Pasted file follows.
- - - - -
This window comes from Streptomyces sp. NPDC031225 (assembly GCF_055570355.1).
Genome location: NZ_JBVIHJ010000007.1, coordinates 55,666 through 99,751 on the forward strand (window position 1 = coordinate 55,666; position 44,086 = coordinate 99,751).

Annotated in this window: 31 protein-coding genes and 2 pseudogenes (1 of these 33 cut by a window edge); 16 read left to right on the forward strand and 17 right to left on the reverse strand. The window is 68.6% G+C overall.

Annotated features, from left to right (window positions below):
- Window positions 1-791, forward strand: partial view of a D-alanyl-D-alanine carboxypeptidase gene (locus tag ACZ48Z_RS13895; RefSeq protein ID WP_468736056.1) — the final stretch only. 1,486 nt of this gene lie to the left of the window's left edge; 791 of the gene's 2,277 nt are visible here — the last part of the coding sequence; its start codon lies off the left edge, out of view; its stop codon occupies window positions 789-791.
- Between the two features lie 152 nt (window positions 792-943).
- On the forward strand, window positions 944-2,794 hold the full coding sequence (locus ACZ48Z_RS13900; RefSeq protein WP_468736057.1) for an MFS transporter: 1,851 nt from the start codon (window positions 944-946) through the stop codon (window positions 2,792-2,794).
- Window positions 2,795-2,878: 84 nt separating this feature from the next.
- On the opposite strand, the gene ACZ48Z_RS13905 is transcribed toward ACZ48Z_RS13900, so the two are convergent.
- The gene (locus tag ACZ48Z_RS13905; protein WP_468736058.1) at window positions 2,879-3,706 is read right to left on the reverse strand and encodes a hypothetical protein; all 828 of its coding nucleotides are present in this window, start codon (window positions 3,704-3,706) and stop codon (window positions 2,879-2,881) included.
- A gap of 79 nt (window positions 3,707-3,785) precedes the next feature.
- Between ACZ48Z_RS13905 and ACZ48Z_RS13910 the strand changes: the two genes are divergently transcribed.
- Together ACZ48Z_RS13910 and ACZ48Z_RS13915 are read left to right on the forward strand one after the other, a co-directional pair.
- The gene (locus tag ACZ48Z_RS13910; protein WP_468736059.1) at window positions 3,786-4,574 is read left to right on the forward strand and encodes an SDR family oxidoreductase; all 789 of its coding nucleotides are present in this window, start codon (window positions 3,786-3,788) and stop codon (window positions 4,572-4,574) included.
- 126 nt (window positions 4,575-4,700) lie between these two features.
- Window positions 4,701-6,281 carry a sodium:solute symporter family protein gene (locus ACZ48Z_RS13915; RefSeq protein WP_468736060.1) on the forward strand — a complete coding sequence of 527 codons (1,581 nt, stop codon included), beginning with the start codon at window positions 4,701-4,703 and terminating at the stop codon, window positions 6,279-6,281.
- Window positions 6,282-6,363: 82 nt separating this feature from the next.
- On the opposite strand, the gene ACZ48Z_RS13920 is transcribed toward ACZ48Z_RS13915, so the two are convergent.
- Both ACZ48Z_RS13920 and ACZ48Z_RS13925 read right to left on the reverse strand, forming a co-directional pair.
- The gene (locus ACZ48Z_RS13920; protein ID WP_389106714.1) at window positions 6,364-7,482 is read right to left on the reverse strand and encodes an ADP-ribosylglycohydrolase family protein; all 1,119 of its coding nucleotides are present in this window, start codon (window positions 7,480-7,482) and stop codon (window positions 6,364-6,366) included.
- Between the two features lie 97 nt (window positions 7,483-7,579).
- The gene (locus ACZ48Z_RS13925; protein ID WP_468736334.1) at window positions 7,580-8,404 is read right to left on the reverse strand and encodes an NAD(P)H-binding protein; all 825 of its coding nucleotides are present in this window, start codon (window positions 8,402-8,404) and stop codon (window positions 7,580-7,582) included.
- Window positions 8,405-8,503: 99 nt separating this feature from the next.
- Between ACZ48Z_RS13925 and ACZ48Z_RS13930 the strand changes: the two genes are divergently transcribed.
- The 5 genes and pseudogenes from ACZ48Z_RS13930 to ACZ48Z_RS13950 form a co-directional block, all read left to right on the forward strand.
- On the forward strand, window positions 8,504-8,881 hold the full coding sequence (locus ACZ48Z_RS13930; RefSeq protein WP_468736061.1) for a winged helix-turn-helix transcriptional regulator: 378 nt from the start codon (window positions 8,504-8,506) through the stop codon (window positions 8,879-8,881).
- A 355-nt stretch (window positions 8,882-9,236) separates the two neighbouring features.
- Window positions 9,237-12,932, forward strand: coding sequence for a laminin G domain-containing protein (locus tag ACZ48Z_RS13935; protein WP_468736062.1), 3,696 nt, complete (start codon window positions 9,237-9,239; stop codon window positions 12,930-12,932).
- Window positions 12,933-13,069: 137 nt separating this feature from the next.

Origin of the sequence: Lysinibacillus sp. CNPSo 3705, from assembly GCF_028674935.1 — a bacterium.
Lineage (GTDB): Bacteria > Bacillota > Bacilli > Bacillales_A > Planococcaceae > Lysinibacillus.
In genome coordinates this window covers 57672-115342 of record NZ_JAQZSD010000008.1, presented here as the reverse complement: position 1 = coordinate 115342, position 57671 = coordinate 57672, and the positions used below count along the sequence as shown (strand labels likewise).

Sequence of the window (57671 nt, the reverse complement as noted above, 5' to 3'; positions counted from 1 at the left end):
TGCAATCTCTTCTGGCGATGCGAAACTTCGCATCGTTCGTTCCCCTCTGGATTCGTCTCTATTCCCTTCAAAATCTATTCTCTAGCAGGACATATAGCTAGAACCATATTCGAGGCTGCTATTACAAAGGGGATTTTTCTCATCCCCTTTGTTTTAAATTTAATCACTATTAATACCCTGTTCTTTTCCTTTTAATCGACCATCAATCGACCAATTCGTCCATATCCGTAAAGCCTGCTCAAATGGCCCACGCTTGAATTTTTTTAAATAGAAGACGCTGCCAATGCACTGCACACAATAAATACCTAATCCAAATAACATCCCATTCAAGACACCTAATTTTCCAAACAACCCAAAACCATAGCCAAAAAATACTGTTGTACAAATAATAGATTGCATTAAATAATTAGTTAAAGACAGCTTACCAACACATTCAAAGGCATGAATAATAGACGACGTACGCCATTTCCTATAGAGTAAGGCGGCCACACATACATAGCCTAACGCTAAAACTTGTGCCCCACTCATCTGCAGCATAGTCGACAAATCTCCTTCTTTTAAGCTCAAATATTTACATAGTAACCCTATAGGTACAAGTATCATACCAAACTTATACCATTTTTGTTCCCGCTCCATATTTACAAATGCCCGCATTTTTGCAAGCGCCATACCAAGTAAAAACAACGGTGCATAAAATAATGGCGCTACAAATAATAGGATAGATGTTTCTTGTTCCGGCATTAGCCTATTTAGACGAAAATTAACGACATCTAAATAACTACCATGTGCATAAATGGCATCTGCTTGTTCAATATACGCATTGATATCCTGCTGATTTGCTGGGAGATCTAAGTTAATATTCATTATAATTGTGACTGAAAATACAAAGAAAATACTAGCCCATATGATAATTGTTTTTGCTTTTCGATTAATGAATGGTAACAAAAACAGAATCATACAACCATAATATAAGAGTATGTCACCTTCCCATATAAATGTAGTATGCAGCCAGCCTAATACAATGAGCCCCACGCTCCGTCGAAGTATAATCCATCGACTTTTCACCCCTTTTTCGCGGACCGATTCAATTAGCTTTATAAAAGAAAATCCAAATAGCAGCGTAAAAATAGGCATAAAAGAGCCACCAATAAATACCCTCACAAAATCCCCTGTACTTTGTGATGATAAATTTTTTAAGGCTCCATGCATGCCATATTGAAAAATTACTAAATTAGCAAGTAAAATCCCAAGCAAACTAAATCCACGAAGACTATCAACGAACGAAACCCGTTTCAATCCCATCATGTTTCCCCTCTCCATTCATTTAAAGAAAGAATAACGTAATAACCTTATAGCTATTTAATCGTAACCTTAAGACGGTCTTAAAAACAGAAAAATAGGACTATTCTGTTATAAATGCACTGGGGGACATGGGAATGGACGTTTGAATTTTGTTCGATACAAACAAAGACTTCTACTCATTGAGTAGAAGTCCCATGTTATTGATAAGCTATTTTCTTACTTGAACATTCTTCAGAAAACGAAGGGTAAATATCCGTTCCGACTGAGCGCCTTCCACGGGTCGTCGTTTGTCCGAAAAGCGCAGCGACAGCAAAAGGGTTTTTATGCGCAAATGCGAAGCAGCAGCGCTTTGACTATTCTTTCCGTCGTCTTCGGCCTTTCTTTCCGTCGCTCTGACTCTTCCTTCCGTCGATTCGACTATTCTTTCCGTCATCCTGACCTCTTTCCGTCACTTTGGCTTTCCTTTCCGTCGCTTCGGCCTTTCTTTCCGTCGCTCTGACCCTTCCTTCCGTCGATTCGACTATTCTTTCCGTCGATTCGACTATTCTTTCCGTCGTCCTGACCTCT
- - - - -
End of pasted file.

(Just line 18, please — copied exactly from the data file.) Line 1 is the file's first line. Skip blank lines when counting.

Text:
- On the opposite strand, the gene ACZ48Z_RS13920 is transcribed toward ACZ48Z_RS13915, so the two are convergent.